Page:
- Hardcover: 320 pages
- Publisher: Doubleday (July 10, 2012)
- ISBN-10: 0385535783
- Source: Publisher
Twenty years ago, sixteen-year-old Tara Martin disappeared from her small English town. Her boyfriend Richie, whom just also happened to be her brother Peter’s best friend, was the prime suspect. Little evidence of any crime was found and for the past two decades, Richie has walked the streets a free man, although deemed guilty by the townspeople. Peter is now married with young children of his own. Unable to overcome the accusations made against his best friend, they haven’t spoken in decades.
One Christmas morning, the Martin family is shocked to find Tara standing in the doorway. Not the adult-form of Tara, but instead appearing just as she did when she disappeared. Her explanation is haunting: she was abducted by a man, a fairy, and escorted to another world in which time passes at a slower rate. In her mind, she’s only been missing for six months. Scrambling for explanations, Peter takes his sister to an assortment of doctors for a battery of tests to determine her health…and definite age. One of the doctor’s Tara visits is a psychologist, Vivian Underwood, one of the few people with which Tara will share details of her experiences.Underwood believes Tara is suppressing memories to difficult to face, suffering a combination of amnesia and delusion.
Her family can’t help but wonder what really happened. They tip-toe around her, not really facing and accepting what has transpired. Her parents are in denial and Peter struggles to find a logical explanation for what has happened. The only individual who seems to embrace Tara for who she is presently is Richie. Her reappearance has allowed him to face medical issues he’s been facing for years. All in all, Tara’s return, despite all the questions, is a gift to those around her. In Tara’s case, however, her past isn’t what is in question to her personally but instead her future…and just where she intends to spend it.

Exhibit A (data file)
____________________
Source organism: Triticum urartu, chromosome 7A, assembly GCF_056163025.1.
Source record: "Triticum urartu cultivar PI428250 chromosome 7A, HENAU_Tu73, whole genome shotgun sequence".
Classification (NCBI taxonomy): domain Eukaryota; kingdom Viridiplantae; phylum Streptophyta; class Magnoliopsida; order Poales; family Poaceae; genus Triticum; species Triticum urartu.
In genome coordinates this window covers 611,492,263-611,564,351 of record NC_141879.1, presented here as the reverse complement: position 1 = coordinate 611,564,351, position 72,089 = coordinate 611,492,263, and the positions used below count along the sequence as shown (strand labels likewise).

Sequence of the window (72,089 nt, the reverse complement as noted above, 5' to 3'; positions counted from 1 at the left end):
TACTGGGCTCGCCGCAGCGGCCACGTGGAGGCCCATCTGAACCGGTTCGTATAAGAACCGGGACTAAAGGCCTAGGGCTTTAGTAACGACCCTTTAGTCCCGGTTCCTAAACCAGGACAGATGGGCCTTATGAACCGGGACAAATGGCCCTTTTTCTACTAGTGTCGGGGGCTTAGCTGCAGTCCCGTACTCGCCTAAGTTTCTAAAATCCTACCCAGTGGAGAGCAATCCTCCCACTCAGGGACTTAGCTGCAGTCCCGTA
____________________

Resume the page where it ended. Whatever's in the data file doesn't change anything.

Told from varying viewpoints, readers are allowed to experience what transpires from a number of key characters, each of their stories ranging in credibility. We learn a great deal about each of the main characters through their actions. Characters that may seem minor to the storyline surprise readers when their value and impact to the storyline is discovered. Joyce uses a great deal of imagery and folklore in this novel, enveloping the reader in the mysterious fairy world in which Tara was held captive. Known for his talent at portraying reality with a tinge of fantasy, Joyce truly embraces all of the elements of fantasy, and in a sense, magical realism as well. Bottom line, Some Kind of Fairy Tale is not merely a novel but an experience in and of itself, destined to gain the interest of fans from a number of genres. Highly recommended.